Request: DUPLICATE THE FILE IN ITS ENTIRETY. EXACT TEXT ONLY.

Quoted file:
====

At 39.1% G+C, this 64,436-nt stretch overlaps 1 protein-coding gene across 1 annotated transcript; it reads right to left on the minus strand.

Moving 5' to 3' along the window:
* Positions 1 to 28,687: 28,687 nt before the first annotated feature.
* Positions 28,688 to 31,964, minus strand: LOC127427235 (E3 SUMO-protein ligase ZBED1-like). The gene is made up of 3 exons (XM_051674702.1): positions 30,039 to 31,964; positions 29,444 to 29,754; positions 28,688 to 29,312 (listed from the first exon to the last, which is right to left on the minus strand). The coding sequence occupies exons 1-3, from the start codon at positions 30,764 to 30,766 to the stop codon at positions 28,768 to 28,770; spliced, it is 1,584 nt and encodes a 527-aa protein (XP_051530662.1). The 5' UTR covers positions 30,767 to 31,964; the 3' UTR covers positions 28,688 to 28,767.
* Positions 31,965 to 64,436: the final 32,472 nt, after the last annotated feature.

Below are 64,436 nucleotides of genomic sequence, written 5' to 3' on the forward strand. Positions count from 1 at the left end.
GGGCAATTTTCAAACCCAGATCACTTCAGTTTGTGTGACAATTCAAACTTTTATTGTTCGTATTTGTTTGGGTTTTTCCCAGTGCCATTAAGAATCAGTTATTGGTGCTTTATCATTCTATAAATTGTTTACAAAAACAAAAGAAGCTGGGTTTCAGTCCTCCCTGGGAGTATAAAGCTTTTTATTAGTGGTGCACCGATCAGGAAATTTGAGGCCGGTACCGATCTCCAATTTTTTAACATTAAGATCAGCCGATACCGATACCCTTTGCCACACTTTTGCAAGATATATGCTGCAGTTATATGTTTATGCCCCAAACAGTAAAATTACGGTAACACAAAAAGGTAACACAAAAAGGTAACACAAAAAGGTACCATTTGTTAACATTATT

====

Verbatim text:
At 39.1% G+C, this 64,436-nt stretch overlaps 1 protein-coding gene across 1 annotated transcript; it reads right to left on the minus strand.

Moving 5' to 3' along the window:
* Positions 1 to 28,687: 28,687 nt before the first annotated feature.
* Positions 28,688 to 31,964, minus strand: LOC127427235 (E3 SUMO-protein ligase ZBED1-like). The gene is made up of 3 exons (XM_051674702.1): positions 30,039 to 31,964; positions 29,444 to 29,754; positions 28,688 to 29,312 (listed from the first exon to the last, which is right to left on the minus strand). The coding sequence occupies exons 1-3, from the start codon at positions 30,764 to 30,766 to the stop codon at positions 28,768 to 28,770; spliced, it is 1,584 nt and encodes a 527-aa protein (XP_051530662.1). The 5' UTR covers positions 30,767 to 31,964; the 3' UTR covers positions 28,688 to 28,767.
* Positions 31,965 to 64,436: the final 32,472 nt, after the last annotated feature.

Below are 64,436 nucleotides of genomic sequence, written 5' to 3' on the forward strand. Positions count from 1 at the left end.
GGGCAATTTTCAAACCCAGATCACTTCAGTTTGTGTGACAATTCAAACTTTTATTGTTCGTATTTGTTTGGGTTTTTCCCAGTGCCATTAAGAATCAGTTATTGGTGCTTTATCATTCTATAAATTGTTTACAAAAACAAAAGAAGCTGGGTTTCAGTCCTCCCTGGGAGTATAAAGCTTTTTATTAGTGGTGCACCGATCAGGAAATTTGAGGCCGGTACCGATCTCCAATTTTTTAACATTAAGATCAGCCGATACCGATACCCTTTGCCACACTTTTGCAAGATATATGCTGCAGTTATATGTTTATGCCCCAAACAGTAAAATTACGGTAACACAAAAAGGTAACACAAAAAGGTAACACAAAAAGGTACCATTTGTTAACATTATT